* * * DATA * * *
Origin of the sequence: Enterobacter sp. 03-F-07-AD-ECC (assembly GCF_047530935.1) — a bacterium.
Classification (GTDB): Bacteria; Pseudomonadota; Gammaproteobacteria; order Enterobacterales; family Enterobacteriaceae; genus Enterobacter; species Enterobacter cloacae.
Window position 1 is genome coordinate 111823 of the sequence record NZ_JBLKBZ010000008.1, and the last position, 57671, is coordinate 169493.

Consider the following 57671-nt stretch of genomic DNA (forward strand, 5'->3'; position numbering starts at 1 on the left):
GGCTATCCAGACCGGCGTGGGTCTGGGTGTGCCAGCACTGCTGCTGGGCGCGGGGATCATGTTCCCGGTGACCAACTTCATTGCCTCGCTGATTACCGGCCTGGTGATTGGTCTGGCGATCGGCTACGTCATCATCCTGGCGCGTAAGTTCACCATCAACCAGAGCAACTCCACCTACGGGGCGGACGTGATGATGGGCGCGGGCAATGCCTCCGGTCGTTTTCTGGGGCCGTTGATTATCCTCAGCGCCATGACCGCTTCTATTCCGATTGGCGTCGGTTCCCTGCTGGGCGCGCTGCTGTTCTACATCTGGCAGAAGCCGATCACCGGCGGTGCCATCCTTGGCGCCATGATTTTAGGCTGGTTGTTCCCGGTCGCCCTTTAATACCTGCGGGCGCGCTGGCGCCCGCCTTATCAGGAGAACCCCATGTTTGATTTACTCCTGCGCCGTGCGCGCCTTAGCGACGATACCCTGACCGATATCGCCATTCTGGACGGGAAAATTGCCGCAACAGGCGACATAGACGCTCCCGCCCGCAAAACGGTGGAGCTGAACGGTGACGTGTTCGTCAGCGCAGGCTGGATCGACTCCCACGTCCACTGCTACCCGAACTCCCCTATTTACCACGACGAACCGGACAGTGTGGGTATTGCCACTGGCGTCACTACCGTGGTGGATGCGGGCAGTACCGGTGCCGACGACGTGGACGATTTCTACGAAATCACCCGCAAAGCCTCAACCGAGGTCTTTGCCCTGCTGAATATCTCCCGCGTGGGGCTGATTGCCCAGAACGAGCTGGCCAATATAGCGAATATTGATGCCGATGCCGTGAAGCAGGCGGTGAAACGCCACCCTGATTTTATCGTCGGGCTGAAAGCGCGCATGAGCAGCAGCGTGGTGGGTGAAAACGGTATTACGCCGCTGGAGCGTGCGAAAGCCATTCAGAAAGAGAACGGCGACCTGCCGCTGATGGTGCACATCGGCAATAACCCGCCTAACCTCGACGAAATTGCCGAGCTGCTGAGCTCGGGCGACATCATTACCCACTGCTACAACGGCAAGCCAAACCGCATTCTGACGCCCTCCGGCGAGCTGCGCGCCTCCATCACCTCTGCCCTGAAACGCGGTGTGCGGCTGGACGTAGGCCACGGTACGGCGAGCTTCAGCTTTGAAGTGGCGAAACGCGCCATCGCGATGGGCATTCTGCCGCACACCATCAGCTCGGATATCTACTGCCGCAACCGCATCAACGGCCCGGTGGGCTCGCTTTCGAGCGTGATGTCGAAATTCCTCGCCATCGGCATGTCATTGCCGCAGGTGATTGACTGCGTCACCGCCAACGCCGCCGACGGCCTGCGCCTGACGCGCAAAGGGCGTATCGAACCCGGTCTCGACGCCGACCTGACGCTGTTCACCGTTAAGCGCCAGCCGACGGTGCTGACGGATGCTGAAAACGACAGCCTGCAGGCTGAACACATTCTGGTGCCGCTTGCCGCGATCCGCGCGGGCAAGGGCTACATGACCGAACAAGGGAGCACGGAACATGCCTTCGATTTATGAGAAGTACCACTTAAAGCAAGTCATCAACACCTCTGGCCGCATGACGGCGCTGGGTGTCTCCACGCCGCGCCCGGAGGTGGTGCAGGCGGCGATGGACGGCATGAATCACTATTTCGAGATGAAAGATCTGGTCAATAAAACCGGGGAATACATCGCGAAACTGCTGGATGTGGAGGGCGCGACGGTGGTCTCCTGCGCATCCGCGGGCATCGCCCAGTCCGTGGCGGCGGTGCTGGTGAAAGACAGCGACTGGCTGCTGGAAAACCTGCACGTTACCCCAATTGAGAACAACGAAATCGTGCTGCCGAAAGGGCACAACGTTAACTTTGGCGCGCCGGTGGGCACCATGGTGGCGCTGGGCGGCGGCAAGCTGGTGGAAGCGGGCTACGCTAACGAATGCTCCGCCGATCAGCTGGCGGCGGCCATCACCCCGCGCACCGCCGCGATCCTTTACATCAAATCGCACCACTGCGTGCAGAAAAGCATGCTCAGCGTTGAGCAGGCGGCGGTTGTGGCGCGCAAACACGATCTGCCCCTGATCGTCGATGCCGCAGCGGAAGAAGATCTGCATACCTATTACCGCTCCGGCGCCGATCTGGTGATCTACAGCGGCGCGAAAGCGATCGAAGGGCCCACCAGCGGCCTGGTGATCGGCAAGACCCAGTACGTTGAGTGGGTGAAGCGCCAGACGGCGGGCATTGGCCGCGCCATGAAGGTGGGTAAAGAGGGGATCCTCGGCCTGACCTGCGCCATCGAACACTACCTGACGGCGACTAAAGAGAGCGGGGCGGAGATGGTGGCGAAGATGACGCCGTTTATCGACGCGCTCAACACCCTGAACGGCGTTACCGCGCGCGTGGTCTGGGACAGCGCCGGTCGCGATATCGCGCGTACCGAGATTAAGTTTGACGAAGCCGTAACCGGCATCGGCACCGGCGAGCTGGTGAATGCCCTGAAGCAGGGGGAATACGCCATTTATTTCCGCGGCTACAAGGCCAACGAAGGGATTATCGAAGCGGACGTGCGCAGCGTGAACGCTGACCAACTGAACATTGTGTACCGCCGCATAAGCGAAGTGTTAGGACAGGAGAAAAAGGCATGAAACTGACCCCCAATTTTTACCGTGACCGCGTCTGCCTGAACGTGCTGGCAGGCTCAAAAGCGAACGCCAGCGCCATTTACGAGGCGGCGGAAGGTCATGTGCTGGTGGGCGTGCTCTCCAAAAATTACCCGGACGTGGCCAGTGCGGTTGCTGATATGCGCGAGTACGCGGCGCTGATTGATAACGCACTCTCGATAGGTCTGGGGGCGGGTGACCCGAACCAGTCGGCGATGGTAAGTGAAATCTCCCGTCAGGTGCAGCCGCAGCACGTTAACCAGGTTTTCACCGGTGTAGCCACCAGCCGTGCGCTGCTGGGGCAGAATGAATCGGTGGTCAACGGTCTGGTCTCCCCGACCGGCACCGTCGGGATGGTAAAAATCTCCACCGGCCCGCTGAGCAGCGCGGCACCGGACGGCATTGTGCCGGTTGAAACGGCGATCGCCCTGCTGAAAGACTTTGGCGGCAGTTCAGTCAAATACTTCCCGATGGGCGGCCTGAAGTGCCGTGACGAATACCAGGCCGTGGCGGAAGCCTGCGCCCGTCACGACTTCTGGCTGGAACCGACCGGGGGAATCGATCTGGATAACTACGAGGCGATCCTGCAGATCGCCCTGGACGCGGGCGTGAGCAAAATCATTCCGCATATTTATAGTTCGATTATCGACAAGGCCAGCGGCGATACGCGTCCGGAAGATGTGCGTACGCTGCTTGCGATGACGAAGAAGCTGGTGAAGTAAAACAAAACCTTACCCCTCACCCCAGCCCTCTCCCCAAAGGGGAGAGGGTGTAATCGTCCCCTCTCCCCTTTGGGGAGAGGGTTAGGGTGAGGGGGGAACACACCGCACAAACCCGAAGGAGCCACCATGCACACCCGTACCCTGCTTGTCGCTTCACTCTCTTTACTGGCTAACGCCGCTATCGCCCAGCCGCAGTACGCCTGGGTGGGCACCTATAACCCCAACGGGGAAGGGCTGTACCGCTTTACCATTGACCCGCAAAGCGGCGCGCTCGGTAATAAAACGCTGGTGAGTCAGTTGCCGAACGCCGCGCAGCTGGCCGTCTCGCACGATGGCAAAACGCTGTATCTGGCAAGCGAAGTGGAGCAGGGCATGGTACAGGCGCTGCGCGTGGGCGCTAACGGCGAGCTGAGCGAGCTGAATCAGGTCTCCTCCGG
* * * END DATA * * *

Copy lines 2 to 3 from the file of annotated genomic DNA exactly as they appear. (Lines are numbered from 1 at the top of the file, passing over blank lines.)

Classification (GTDB): Bacteria; Pseudomonadota; Gammaproteobacteria; order Enterobacterales; family Enterobacteriaceae; genus Enterobacter; species Enterobacter cloacae.
Window position 1 is genome coordinate 111823 of the sequence record NZ_JBLKBZ010000008.1, and the last position, 57671, is coordinate 169493.